Workday (NASDAQ:WDAY) is down 18% since hitting an all-time high in February. Some of this was due to the overall sell-off in the tech sector. Investors have different priorities in the tech sector and, for now, software companies such as Workday appear to be on the outside looking in.
Sometimes stocks get caught up in a larger trend. Many investors have been riding the coattails of this phenomenon for the last year. It may just be fear of missing out (FOMO), but many stocks continue to move higher despite fundamentals that don’t support their valuation.
But when a stock is caught in a bearish trend, all the wishing and hoping isn’t enough to change the narrative. That seems to be the case with WDAY stock.
Earnings Were Good, But Not Good Enough
Workday’s posted a top line number of $1.18 billion ahead of analysts’ estimates for $1.16 billion and a 15% year-over-year (YOY) increase. On the bottom line, the company beat non-GAAP forecasts by 14 cents (87 cents EPS as opposed to 73 cents).
But it’s fair to say that the company may have fallen short of lofty expectations in its earnings report. Workday’s guidance for subscription revenue of $1.095 billion to $1.097 billion for the next quarter didn’t do much to excite investors. And even with a 17% boost in full-year revenue guidance, analysts are still holding their powder on WDAY stock.
Will Work From Anywhere Be a Boon or Bane?
Workday provides cloud applications on an enterprise level. The company’s applications help customers manage critical business functions and optimize financial and human resources functions. The company got a boost during the pandemic as companies needed to support a remote work environment.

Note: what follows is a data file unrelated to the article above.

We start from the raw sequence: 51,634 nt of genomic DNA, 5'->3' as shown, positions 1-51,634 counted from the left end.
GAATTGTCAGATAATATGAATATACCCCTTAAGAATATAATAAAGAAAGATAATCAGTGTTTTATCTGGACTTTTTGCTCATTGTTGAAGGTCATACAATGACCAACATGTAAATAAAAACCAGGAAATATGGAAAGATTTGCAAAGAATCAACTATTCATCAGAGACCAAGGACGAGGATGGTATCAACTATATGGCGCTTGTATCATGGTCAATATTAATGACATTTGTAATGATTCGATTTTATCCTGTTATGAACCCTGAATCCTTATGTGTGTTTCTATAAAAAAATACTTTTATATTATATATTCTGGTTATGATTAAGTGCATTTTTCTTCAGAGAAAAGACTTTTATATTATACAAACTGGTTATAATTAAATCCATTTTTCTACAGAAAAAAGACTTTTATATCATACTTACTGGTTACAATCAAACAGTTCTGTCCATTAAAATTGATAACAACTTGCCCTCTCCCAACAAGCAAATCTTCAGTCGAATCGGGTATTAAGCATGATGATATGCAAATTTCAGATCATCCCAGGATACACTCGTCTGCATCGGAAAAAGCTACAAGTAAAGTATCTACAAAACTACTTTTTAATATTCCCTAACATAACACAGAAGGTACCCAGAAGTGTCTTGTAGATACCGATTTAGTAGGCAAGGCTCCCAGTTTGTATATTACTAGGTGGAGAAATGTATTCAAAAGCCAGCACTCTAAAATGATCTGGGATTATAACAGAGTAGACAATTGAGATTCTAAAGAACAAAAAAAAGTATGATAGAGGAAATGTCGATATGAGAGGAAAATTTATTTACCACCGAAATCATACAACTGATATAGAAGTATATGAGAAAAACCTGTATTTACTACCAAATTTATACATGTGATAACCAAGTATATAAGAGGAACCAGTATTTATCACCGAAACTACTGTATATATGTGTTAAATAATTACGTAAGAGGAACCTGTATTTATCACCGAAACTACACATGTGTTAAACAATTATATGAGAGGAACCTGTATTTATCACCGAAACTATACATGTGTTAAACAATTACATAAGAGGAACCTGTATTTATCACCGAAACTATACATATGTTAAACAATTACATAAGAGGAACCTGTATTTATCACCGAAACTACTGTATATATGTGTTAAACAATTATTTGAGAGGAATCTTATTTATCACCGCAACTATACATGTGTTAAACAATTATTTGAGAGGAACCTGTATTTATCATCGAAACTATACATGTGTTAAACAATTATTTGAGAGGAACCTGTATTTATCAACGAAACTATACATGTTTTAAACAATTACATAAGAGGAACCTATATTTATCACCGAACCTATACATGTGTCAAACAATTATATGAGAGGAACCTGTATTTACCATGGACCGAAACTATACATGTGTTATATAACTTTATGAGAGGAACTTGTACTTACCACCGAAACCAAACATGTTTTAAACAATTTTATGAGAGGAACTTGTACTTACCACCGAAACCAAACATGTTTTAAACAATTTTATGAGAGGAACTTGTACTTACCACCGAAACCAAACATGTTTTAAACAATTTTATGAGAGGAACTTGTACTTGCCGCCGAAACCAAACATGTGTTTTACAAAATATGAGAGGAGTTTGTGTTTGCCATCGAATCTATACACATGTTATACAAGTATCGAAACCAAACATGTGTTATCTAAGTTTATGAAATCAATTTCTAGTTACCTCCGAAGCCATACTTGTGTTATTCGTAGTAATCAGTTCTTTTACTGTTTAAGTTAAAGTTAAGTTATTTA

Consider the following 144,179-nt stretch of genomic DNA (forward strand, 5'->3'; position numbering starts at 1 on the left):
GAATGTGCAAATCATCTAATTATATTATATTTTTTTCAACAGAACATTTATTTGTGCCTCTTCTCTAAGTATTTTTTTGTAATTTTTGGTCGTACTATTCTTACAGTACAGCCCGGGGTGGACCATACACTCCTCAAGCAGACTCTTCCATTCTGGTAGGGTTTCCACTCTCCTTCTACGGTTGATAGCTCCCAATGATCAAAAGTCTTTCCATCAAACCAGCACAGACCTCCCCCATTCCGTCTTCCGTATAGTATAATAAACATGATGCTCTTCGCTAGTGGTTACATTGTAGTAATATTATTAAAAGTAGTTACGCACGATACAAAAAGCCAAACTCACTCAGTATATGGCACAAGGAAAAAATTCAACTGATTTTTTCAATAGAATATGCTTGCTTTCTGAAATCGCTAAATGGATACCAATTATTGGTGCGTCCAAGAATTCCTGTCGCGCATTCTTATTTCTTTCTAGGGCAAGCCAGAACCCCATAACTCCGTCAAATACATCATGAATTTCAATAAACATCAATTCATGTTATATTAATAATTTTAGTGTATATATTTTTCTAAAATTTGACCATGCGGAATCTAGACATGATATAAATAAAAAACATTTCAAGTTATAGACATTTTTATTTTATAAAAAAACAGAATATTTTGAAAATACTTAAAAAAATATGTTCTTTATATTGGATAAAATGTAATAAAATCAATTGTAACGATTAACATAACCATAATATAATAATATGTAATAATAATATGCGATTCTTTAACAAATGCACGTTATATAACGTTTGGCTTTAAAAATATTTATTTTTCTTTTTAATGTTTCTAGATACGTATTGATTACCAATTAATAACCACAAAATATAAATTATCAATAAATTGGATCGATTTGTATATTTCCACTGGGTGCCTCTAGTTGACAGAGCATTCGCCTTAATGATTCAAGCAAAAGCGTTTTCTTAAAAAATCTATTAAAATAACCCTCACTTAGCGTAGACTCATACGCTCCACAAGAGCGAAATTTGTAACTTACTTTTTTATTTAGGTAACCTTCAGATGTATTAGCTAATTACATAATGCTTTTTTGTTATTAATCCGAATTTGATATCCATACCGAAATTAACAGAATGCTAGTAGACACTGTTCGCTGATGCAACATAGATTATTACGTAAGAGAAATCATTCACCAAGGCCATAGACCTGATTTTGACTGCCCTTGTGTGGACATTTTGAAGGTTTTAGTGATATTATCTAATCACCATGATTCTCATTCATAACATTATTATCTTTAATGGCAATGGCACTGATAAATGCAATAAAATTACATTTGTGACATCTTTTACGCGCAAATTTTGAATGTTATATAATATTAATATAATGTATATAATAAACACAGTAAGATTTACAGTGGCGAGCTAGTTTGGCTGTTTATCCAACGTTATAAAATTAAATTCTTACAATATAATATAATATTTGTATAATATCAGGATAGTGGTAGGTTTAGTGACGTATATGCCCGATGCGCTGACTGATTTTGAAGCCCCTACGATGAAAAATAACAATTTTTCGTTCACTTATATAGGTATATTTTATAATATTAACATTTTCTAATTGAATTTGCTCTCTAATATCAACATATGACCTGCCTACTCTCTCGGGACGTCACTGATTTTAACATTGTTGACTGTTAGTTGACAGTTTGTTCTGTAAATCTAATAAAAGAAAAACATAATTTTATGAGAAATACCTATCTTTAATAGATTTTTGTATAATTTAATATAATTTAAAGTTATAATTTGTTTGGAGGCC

However, it’s fair to say that the revenue, even that of the recurring variety, is already factored into WDAY stock. And therefore, investors are starting to look at the company’s subscription revenue number for next quarter with an upturned eye.
And investors may be sending a message since Workday has announced that they are embracing a return to the office for its employees. This is a move that noticeably puts Workday out of sync with its tech counterparts.
I’m not sure that this should have any effect on WDAY stock. But until analysts get a clearer picture of what the future of work will look like, it’s likely that software providers will remain under pressure.
Investors Are Just Looking Elsewhere
I’ll admit to spending an excessive amount of time looking at Workday and wondering why it’s not performing better. But sometimes you just don’t fight the trend. For the last couple of years, SaaS companies have killed it.
But the stocks may have gotten a little ahead of themselves, at least in the eye of analysts. And right now, investors are turning their eyes to areas like space, big data and, more recently, data security. None of this makes Workday a bad stock, but it does raise the bar on what they have to deliver to investors.
For example, analysts may point at something such as Workday’s plans to increase its headcount by approximately 20% in 2022 as a reason for concern. But then again, the 12-month price target for WDAY stock shows a gain of nearly 20% from its current level.
See what I mean, it’s maddening. For that reason, I think it’s best to avoid large positions in Workday. The chart doesn’t present a great technical setup, but if it dips below $222, it will likely be entering into oversold territory.
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